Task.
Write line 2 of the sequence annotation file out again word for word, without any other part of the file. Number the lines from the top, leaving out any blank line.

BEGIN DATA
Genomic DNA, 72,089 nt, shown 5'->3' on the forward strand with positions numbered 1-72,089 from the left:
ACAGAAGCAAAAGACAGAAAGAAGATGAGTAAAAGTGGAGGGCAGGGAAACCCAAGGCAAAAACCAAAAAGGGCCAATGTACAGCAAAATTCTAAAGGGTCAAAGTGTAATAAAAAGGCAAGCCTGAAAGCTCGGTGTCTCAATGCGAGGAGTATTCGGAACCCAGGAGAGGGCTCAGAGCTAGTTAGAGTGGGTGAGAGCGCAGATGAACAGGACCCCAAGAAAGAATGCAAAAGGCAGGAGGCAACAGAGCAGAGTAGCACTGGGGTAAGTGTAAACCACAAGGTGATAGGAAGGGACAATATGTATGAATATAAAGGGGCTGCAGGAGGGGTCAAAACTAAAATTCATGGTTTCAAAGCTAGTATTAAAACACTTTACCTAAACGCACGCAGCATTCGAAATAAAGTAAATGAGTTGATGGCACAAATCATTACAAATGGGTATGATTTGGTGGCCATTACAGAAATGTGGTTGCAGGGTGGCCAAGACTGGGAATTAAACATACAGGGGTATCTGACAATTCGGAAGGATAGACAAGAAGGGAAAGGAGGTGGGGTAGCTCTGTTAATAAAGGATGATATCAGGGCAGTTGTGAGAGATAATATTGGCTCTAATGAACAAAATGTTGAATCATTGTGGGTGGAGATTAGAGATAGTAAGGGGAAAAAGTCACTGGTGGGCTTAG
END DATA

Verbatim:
ACAGAAGCAAAAGACAGAAAGAAGATGAGTAAAAGTGGAGGGCAGGGAAACCCAAGGCAAAAACCAAAAAGGGCCAATGTACAGCAAAATTCTAAAGGGTCAAAGTGTAATAAAAAGGCAAGCCTGAAAGCTCGGTGTCTCAATGCGAGGAGTATTCGGAACCCAGGAGAGGGCTCAGAGCTAGTTAGAGTGGGTGAGAGCGCAGATGAACAGGACCCCAAGAAAGAATGCAAAAGGCAGGAGGCAACAGAGCAGAGTAGCACTGGGGTAAGTGTAAACCACAAGGTGATAGGAAGGGACAATATGTATGAATATAAAGGGGCTGCAGGAGGGGTCAAAACTAAAATTCATGGTTTCAAAGCTAGTATTAAAACACTTTACCTAAACGCACGCAGCATTCGAAATAAAGTAAATGAGTTGATGGCACAAATCATTACAAATGGGTATGATTTGGTGGCCATTACAGAAATGTGGTTGCAGGGTGGCCAAGACTGGGAATTAAACATACAGGGGTATCTGACAATTCGGAAGGATAGACAAGAAGGGAAAGGAGGTGGGGTAGCTCTGTTAATAAAGGATGATATCAGGGCAGTTGTGAGAGATAATATTGGCTCTAATGAACAAAATGTTGAATCATTGTGGGTGGAGATTAGAGATAGTAAGGGGAAAAAGTCACTGGTGGGCTTAG